Profiled scholar and top educationist Prof George Magoha now wants the Government to freeze the conversion of technical colleges into universities as a measure of “generating skills necessary to support the economy.”
The Kenya National Examination Council (KNEC) Chairman warned that the continued conversion of technical and vocational training institutes into university colleges was robbing the country of a much needed manpower as the country gears towards Vision 2030.
The former University of Nairobi Vice Chancellor said the craze for degrees was driven by “commercial greed” and risked plunging the country into deeper unemployment crisis “because the economy requires technicians more than white collar professionals.”
“I have said before that it was wrong of the Government to allow the conversion of major technical institutions in the country into universities because it robbed us of technicians who play a pivotal role in the economy.
“It is absolute nonsense to think everybody should be a graduate and if we are not careful the craze for degrees is going to destroy this county. Some of those who clamour for the papers cannot even defend them in an interview,” he remarked.
Speaking during the eighth graduation of the Kisumu National Polytechnic, Prof Magoha said President Uhuru Kenyatta’s order freezing the establishment of new universities should extend to their constituent colleges to give focus on strengthening existing institutions as well as providing more technical and vocational training.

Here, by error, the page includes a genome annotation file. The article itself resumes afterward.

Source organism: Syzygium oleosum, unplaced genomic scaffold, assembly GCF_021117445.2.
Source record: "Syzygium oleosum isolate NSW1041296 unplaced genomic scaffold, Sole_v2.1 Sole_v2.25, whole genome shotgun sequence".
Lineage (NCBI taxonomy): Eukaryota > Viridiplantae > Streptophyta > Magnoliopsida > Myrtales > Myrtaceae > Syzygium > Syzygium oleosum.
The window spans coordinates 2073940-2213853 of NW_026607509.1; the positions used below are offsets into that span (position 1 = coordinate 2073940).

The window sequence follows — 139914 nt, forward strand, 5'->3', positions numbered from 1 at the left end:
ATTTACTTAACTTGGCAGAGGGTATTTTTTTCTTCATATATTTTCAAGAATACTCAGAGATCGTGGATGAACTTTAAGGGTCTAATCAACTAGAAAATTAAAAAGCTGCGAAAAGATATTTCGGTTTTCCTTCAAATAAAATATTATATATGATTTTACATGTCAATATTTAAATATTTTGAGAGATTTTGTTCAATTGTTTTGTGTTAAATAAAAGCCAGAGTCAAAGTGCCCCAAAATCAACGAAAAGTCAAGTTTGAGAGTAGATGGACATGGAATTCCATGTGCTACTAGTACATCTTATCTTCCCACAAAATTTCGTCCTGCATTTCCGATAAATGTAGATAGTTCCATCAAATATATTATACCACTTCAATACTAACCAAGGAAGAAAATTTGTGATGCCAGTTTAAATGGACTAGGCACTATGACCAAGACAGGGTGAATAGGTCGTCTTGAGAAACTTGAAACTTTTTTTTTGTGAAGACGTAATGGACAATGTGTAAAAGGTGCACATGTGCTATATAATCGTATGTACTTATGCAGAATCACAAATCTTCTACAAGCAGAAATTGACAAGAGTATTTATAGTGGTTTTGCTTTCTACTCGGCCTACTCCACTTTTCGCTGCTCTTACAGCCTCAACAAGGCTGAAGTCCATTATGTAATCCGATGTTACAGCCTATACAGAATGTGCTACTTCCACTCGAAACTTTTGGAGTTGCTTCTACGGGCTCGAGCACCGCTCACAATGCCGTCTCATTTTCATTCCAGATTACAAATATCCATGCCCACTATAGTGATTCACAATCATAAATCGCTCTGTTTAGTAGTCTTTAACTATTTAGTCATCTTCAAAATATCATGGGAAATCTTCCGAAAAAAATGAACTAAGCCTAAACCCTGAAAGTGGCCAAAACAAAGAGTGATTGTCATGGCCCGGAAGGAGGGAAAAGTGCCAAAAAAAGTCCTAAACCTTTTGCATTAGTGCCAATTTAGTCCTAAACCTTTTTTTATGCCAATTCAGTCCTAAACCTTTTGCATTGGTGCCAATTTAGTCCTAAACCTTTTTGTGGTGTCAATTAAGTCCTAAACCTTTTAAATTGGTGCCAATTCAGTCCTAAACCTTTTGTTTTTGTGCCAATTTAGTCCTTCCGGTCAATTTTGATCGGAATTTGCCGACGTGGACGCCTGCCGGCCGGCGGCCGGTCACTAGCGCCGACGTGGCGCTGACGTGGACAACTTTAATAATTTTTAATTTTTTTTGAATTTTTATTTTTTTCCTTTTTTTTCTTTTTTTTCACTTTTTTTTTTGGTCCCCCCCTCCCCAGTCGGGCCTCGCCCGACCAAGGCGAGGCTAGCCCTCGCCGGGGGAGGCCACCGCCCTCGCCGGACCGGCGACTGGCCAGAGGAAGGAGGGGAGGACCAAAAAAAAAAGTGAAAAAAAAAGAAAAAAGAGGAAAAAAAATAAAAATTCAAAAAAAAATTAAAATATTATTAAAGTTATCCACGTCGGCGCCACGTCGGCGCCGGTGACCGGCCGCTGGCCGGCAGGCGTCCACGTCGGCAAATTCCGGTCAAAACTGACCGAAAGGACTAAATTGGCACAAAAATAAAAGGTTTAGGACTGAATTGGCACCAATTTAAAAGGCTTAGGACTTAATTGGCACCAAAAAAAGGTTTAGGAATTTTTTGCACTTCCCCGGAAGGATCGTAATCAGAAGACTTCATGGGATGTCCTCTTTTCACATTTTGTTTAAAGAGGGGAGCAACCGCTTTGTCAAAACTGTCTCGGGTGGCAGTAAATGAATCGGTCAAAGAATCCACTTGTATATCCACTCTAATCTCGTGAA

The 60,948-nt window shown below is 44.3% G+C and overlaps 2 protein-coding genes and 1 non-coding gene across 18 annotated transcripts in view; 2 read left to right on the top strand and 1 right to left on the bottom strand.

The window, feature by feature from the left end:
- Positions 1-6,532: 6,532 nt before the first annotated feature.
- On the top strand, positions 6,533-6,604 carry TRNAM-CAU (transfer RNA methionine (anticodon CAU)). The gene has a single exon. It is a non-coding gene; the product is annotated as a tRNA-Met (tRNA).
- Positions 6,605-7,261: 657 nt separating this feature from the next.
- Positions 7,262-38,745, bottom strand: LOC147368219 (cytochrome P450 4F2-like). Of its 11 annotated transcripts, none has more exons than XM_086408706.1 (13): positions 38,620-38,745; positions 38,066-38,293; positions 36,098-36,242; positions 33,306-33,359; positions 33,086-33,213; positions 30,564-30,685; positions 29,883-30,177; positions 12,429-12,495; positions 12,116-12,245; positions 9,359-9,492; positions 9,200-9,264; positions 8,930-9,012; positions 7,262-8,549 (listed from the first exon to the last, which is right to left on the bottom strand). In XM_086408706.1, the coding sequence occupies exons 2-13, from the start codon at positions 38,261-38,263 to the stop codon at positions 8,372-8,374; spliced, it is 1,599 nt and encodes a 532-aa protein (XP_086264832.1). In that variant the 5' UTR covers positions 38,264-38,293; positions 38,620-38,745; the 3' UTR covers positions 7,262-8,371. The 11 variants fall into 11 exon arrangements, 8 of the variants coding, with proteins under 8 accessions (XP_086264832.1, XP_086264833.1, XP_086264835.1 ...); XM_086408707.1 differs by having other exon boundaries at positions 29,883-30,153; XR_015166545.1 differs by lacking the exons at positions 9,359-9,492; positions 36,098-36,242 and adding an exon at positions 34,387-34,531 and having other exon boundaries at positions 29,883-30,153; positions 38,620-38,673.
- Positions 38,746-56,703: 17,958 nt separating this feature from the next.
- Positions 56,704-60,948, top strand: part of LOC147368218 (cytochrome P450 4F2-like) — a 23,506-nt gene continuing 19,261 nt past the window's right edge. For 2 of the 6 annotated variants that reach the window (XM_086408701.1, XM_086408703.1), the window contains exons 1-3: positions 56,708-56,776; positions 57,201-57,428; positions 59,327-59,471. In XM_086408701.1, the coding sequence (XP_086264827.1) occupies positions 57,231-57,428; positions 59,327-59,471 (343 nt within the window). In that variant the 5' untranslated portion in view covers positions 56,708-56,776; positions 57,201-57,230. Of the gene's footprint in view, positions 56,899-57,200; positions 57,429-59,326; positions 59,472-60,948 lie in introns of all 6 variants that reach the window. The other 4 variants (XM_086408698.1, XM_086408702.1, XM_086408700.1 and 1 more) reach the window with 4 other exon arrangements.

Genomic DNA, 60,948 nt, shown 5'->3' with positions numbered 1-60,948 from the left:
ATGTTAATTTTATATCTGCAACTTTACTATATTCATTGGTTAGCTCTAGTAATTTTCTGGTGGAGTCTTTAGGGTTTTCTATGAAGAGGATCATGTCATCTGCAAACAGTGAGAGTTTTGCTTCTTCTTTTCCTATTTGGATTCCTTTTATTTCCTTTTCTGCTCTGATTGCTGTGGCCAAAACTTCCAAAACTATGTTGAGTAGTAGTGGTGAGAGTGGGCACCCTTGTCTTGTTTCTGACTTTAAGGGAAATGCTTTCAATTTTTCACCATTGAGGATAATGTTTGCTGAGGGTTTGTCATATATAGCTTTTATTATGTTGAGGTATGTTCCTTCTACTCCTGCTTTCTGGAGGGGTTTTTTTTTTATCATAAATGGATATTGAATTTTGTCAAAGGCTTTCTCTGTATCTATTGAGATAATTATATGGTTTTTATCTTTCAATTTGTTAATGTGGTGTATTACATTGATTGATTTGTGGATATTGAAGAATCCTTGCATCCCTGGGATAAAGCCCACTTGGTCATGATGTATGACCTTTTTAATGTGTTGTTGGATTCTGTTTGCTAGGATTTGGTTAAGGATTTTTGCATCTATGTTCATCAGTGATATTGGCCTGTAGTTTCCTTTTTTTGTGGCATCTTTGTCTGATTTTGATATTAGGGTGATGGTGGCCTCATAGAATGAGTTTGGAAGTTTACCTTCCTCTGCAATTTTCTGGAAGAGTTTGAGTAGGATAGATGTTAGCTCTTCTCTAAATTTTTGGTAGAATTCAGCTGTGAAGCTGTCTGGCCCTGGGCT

Some technical colleges that have been turned into universities include the Kenya Polytechnic (now Technical University of Kenya) and Mombasa Polytechnic (now Technical University of Mombasa).
Other institutions that have joined the league of conversion are Mosoriot Teachers College that will be a campus of Koitalel Samoei University College and the Kenya Science Teachers College, now a campus of University of Nairobi among others.
Magoha challenged the TVET institutions to instill in the learners multiple skills to improve their competence and employability.
“The essence of TVET training is to put theory into practice but we should see more of the application also emanating from the institutions. I am yet to see a group of students from a given field come together to ask for a loan to commercialize a venture. These people should also be trained to create employment,” he challenged.
The educationist poured scorn of the education system, saying results from the last national primary and secondary education exit examinations proved that the system was conveying people only trained to pass exams.
Director of Technical and Vocational Education Training (TVET), Dr Meshack Opwora, said they were working on ensuring each of the 290 constituencies gets a technical college.
"We shall equip them with state of the art equipment to help in trainings, practical and production works," Dr Opwora said.
He also said the plans were afoot to ensure all unemployed youth are absorbed and trained so that they become productive.
"We have already advertised for this and the deadline for absorption is March 28. We want to equip them with necessary skills to be able to earn a living," he added.
During the graduation ceremony, 2,124 graduands were conferred with Diplomas and Certificates.
TUK Chief Principal, Joyce Nyanjom, said the 8th graduation ceremony had the highest number of graduands.